|This shows the reception area looking west. The doorway in the background will be the CMI
Director's office. The ceiling features three arcs designed to mimic the arcs in the CMI logo. The low
wall behind the scaffolding will be covered with bamboo plywood, or plyboo.
This shows the conference room looking from the doorway to the northeast. The rectangular frame
This shows an additional workspace located at the east end of the office suite.
Ames Laboratory employees should always be on guard against possible cyber-attacks and practice good computer security measures but on Aug. 12-15 a little extra vigilance would be advisable. A team of DOE cyber security experts will be on site checking network security as part of the Safeguards and Security review.
Information Systems staff conducted a random walk-through inspection earlier this month to see if computer systems were properly baselined and that work stations were secure. The inspections turned up several cases were employees had passwords written and displayed in plain sight.
“You don’t want to leave passwords near your computer where they can be easily found,” says Cyber Security Manager Bill Sears, “particularly not under your keyboard or in your top desk drawer. “
Another common vulnerability was unattended computers that were still logged on.
“If you’re going to be away from your desk, even briefly, lock your system,” Sears says, “and make sure that your screen saver is set so that it requires you to log in on wake up. Also, if you’ll be away for lunch or a period of time and no one needs to access the space, lock your office door.”
While the cyber inspection team of Walter Dykas and Frank Healy will have name badges during the inspection and will be accompanied by Sears or other IS personnel, staff should always be vigilant and question if they see someone unfamiliar, particularly if that person is where they shouldn’t be, such as a private office space. Sears says staff should call the guard desk or Information Systems if anything appears out of the ordinary.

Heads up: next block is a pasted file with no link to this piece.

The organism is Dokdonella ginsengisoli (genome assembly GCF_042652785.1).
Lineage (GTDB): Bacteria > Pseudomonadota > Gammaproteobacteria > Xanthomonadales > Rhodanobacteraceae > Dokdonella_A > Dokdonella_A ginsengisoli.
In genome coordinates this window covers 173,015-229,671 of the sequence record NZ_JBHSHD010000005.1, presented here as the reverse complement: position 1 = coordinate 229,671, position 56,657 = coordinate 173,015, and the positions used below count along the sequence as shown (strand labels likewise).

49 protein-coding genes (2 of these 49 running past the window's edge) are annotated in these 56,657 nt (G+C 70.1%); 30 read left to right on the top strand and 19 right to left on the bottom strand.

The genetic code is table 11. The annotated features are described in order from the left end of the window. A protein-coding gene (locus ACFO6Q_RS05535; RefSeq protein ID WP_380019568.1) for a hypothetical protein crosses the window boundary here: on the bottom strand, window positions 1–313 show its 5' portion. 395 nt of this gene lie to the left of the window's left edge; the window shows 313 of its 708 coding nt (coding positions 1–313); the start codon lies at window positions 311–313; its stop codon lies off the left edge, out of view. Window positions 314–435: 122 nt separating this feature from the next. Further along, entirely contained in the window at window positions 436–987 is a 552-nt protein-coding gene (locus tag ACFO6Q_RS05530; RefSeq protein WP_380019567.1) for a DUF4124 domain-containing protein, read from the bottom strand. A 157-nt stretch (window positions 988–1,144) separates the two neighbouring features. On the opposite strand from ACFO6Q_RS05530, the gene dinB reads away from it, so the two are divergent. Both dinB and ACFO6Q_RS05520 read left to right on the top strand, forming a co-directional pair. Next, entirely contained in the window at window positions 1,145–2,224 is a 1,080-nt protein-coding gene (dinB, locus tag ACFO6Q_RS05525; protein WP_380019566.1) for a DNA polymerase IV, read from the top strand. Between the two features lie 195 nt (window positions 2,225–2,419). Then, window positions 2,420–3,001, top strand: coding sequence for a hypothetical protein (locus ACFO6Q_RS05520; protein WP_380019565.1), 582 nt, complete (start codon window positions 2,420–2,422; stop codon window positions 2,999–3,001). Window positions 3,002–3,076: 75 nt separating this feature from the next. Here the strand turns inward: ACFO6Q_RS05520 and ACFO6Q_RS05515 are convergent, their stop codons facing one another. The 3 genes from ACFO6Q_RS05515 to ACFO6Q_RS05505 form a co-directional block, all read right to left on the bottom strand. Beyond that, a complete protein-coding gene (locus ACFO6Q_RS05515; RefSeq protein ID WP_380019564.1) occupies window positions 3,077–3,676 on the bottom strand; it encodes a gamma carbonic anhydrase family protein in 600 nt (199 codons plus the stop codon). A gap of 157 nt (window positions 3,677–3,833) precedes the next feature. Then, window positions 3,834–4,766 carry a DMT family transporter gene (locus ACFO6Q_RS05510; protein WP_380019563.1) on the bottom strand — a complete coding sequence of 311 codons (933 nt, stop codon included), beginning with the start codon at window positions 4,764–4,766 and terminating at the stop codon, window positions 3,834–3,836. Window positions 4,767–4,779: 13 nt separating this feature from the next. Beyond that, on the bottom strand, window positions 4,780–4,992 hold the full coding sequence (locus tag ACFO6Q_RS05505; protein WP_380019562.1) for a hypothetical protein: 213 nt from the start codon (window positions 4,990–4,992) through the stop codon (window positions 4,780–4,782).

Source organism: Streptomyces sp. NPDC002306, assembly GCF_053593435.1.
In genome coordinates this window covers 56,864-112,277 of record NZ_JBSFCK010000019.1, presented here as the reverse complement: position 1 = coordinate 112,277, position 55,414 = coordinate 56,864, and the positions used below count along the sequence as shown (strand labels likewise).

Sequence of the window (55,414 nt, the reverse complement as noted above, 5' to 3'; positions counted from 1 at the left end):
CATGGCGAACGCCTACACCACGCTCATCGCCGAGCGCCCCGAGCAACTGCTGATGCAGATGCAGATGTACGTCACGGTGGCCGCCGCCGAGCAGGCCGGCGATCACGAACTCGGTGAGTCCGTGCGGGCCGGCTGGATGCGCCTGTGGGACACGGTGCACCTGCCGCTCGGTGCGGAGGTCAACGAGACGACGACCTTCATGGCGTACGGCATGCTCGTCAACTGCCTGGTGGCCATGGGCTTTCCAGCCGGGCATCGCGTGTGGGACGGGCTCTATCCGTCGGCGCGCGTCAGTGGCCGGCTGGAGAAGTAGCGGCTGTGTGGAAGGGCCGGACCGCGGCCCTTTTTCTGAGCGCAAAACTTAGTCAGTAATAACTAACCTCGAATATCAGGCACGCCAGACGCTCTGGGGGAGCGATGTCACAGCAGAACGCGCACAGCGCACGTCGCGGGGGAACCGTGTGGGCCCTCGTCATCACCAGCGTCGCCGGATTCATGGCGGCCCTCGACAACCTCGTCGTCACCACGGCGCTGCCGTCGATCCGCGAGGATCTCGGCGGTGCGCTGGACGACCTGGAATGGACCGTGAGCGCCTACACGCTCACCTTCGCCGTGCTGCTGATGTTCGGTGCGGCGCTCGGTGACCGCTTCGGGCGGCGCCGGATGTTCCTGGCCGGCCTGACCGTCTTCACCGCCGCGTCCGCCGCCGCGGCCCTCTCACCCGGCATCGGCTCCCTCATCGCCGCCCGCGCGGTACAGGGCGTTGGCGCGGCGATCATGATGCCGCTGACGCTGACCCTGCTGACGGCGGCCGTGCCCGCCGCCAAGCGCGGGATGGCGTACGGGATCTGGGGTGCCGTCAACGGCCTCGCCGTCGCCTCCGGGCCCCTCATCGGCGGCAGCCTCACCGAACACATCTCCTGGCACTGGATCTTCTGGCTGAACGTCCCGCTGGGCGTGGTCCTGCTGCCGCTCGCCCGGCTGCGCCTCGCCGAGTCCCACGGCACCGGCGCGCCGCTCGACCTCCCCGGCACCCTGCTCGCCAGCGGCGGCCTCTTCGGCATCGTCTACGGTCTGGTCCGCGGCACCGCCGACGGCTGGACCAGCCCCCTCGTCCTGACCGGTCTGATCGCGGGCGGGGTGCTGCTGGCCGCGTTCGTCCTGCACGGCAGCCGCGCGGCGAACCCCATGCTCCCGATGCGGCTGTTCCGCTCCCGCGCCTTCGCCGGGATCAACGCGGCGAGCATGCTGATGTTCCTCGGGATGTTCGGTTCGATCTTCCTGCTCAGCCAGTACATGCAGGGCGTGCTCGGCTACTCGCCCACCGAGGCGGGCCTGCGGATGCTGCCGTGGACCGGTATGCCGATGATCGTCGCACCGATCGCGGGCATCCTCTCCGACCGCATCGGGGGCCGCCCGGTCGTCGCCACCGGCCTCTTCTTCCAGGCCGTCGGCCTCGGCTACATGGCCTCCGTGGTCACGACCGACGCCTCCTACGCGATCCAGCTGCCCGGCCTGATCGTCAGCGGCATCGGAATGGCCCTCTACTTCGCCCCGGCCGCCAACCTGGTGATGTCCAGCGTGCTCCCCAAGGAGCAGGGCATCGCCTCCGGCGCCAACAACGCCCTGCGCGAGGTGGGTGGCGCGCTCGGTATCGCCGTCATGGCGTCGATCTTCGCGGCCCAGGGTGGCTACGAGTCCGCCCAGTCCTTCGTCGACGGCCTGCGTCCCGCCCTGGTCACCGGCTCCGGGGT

“From past experience, they will probably wander around after hours and see if there are areas they can access,” Sears says. “They may also try other methods to infiltrate our systems, so if you find a stray USB key or flash drive lying around, bring it to IS and we’ll scan it. DON’T plug it into your system.”
The inspection team will likely spend the first day or so moving about the Ames Lab campus and then shift to conducting internal vulnerability scans of the network.
Donald O. Thompson, founding director of Iowa State University’s Center for Nondestructive Evaluation (CNDE) and emeritus Professor of Aerospace Engineering and Engineering Mechanics, died peacefully on July 29 after a two year battle with cancer. Thompson was 86 years old.
Thompson was a pioneer in the field of nondestructive evaluation (NDE), moving NDE to a more quantitative and science based approach for analyzing the condition of materials and safe life for structures.
Thompson joined ISU and Ames Laboratory in 1979. He was also part of ISU’s Institute for Physical Research and Technology (IPRT) since its inception in 1987. With IPRT, Thompson initiated the creation of CNDE – an NSF Industry University Cooperative Research Center - devoted to researching, teaching and practicing NDE. Through a collaboration between CNDE and ISU’s College of Engineering, Thompson helped develop a fully accredited minor in NDE within the college – a first-of-its-kind program.
Thompson began a phased retirement in early 1997. In 1999, he accepted a position as Scientific Advisor to IPRT’s Director. Until his death he remained President of QNDE Programs, the entity, that together with CNDE, organizes the Annual Reviews of Progress in Quantitative NDE. Last week he recently attended the 40th QNDE meeting (July 21-26) where he was recognized for his contributions and role in developing the meeting and the field of NDE.
Prior to joining ISU, Thompson worked in a variety of positions for Rockwell International Science Center, Thousand Oaks, California. He was also a group leader in radiation effects at the Solid State Physics Division of Oak Ridge National Laboratory, and at the Air Force Cambridge Research Center, Atomic Effects Directorate.